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California moves ahead with health reform


With the question of whether the federal Affordable Healthcare Act of 2010 (ACA) is  constitutional now firmly decided by the Supreme Court, attention has shifted to understanding exactly what the law means for Californians.

By the numbers, the meaning is fairly straightforward. According to the California Health Benefit Exchange, when fully implemented in 2019, nearly 5 million state residents will have access to affordable health insurance.

That includes 2-3 million uninsured in Los Angeles County, which also counts an estimated 80,000 people in the Antelope Valley.

Between 1.8 and 2.1 million of the uninsured will obtain subsidized coverage through a new health exchange established; between 1.2 and 1.6 million will be covered under an expansion of Medi-Cal, and an additional 2.1 million are expected to purchase guaranteed coverage through the exchange or in the individual market.

In the Medi-Cal expansion, all eligible Californians who make less than 138 percent of the federal poverty level–$15,415 for an individual and $31,810 for a family of four–will be eligible for fully paid health coverage through Medi-Cal.

Those earning between 138 and 400 percent of the federal poverty level will qualify for a sliding scale subsidy given in the form of a tax credit.

The credit can be used to help pay the premium for health insurance purchased through the California Health Benefit Exchange.

The mission of the exchange is to increase the number of insured Californians, improve healthcare quality, lower costs, and reduce health disparities through an innovative, competitive marketplace that empowers consumers to choose the health plan and providers that give them the best value.

According to James Cook, CEO of the Antelope Valley Community Clinic, the first federally qualified health center to open in the Antelope Valley, the Medi-Cal expansion portion of the ACA will have the most impact on his clinic.

Cook says since July of last year, he has also seen 1,200 people obtain insurance through a program called Healthy Way L.A. That resulted in 400 to 500 additional patient visits. His organization expects those figures to double in the next year.

Healthy Way L.A. is open to individuals who have been denied admission to the Medi-Cal program and who have no children, no disability and are U.S. citizens.

Cook says his organization services the entire Antelope Valley–2,000 square miles–with three walk-in clinics and two mobile units. By his estimates, Cook’s facilities reach nearly one-quarter of the 80,000 uninsured Antelope Valley residents.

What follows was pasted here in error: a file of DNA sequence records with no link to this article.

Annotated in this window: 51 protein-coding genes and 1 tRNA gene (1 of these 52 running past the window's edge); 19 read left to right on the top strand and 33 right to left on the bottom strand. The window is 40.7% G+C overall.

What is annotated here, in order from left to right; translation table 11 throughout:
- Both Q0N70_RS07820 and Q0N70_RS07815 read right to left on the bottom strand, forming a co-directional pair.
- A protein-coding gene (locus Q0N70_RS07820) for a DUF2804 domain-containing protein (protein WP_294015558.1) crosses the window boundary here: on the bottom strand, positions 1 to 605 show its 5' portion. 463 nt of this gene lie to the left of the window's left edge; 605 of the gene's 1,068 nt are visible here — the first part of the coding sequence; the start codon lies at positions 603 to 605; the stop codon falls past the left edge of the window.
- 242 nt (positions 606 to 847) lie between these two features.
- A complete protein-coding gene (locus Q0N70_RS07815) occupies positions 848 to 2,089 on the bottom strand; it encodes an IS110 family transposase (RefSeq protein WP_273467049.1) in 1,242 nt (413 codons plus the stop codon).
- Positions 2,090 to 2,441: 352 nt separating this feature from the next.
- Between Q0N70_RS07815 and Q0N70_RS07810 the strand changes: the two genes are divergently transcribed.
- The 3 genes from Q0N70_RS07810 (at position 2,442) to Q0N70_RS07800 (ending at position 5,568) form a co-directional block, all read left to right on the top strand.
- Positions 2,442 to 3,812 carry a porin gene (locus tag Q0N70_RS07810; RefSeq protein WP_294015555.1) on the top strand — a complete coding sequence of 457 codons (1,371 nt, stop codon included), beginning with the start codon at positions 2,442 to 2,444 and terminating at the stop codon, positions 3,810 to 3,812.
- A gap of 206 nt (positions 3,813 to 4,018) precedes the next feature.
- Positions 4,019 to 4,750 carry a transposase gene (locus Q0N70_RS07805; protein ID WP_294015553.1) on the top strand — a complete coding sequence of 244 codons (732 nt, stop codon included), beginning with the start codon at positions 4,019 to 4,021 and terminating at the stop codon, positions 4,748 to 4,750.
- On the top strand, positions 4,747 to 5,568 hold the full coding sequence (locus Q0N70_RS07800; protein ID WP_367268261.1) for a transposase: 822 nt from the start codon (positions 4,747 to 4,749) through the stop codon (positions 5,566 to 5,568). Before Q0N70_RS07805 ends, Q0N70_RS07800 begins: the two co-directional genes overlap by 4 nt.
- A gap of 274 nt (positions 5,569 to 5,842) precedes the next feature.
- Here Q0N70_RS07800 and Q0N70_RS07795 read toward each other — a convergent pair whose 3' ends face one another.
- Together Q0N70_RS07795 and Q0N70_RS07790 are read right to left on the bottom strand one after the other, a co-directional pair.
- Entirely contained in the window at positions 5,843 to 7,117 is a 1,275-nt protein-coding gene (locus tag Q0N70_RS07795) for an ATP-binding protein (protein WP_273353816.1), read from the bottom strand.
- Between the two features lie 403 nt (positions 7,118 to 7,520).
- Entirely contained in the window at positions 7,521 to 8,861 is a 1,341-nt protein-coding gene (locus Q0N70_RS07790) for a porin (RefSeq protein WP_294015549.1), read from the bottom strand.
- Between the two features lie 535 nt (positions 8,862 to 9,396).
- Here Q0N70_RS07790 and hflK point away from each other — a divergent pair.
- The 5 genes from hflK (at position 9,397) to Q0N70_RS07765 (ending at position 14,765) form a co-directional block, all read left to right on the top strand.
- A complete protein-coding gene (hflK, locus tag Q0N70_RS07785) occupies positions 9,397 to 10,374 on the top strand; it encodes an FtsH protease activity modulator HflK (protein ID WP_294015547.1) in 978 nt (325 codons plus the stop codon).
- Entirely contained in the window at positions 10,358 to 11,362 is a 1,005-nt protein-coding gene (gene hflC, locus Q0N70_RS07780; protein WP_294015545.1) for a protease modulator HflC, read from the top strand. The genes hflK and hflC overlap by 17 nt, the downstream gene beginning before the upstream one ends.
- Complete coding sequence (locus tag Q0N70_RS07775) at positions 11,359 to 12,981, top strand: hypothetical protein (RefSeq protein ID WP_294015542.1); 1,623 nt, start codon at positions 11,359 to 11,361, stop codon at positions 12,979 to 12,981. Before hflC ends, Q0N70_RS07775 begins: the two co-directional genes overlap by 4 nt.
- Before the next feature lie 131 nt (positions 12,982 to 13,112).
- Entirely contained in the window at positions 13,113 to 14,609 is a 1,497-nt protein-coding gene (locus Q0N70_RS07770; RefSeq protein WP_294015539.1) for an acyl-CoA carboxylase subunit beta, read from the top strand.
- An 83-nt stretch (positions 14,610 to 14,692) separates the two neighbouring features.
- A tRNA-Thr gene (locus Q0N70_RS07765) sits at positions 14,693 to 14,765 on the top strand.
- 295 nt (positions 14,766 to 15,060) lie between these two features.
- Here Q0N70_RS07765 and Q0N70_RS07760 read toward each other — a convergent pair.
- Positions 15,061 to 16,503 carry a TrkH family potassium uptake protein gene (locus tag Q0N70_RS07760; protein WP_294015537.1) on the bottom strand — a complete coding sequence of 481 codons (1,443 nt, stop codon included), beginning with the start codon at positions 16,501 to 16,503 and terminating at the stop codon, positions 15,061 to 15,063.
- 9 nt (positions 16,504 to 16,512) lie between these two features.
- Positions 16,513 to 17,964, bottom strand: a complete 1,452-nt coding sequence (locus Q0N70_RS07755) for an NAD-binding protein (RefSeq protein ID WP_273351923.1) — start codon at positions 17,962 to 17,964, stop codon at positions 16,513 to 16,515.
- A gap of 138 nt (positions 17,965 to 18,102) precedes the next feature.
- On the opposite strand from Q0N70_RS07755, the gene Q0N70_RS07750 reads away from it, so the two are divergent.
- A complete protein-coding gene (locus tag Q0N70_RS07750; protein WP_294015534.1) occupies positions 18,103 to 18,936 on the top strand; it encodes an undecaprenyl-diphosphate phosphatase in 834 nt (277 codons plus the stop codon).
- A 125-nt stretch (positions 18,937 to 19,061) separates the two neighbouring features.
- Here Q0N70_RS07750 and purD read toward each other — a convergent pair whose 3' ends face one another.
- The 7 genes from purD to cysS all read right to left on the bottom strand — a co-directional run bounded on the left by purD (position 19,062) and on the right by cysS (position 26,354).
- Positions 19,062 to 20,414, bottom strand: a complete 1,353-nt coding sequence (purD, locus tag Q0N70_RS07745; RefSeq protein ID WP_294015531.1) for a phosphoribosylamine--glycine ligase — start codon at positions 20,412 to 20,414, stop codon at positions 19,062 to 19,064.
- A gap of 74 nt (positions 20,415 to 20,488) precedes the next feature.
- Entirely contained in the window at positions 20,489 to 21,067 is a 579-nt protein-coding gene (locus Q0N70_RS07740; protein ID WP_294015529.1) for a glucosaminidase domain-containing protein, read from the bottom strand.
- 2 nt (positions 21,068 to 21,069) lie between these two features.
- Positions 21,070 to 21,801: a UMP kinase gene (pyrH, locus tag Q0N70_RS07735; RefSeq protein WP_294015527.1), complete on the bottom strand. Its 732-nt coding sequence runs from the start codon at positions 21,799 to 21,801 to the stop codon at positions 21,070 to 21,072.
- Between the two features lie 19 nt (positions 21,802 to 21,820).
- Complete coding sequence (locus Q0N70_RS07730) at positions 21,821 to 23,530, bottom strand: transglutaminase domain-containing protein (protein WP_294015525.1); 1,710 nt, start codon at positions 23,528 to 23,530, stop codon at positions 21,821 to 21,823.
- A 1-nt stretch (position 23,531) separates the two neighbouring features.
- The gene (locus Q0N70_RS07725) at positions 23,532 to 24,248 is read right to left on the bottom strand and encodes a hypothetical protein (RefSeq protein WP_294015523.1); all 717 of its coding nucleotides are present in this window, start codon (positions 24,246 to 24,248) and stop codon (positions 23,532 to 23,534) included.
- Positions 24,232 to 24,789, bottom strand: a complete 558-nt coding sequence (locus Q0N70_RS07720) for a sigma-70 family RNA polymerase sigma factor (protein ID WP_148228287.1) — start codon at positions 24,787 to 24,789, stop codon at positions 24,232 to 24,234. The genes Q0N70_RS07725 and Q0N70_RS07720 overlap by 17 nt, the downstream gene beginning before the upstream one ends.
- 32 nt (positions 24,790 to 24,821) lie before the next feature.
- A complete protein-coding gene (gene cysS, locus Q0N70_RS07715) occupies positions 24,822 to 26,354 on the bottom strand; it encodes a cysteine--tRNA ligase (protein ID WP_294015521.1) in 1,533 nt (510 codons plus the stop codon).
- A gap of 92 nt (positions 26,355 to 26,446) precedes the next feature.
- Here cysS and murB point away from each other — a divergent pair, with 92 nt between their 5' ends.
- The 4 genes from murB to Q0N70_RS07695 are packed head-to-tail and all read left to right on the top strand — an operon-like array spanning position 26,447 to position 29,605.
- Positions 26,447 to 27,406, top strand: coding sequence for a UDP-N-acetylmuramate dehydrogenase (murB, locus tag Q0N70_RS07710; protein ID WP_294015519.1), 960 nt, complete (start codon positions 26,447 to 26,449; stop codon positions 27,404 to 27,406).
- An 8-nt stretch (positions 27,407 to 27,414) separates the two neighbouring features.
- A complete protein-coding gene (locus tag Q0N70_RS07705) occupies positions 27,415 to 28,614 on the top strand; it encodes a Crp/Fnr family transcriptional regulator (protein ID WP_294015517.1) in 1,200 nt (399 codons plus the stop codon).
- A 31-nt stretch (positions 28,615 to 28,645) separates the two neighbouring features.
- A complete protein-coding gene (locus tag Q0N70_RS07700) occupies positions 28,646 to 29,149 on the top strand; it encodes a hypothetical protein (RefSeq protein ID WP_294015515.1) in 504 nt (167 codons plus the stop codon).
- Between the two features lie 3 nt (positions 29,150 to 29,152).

T.H.E. clinic, another federally qualified community health clinic serving residents primarily in South and Southeast Los Angeles through seven locations and one mobile unit also treats a high number of low-income residents.

According to clinic CEO Rise R. Phillips, T.H.E. serves everyone, but says that about 63 percent of their patients are under 100 percent of the federal poverty level. This will probably be the case for the next decade, added Phillips. However, she also sees a growing number of people with insurance who are coming to T.H.E. because of the affordability of the care provided.

Like the Antelope Valley Community Clinic, Phillips projects that T.H.E. can expect its patient load to grow as well–18,000 to 20,000 people over the next three years.

Cook and Phillips say that the Supreme Court’s decision is a good one for the L.A. County health system because it means that fewer people will use hospital emergency rooms as their “doctor of last resort.”

But there is a drawback to more people having insurance–there is a shortage of primary-care physicians, which could potentially mean that patients have longer waits to see a doctor.

Cook says his organization has three search firms looking for primary-care physicians to hire. Additionally, his company can offer loan repayment assistance.

“. . . We work and manage in teams,” explained Phillips about how they are currently addressing the doctor shortage. “. . . the team takes the weight off the primary-care physician.”

Phillips says their teams can consist of physician assistants, and nurse practitioners. In the coming months, health coaches will also be incorporated into the teams.

Among the other provisions of the ACA are a requirement that every American citizen and legal resident have health insurance or pay a penalty that begins at $95 per uncovered family member beginning in 2014. The penalty will increase each year.

People exempt from the requirement to purchase insurance include those who have been uninsured for less than three months as well as those who will have to pay more than 8 percent of their household income for healthcare premiums.

Additionally, companies can no longer deny people insurance because of pre-existing conditions like high blood pressure or diabetes or, as Phillips pointed out, for just being a woman.

Another provision of the ACA also allows young people to remain on their parent’s insurance until age 26.

States will also be required to establish pools like the exchange that enables the uninsured purchase low-cost insurance.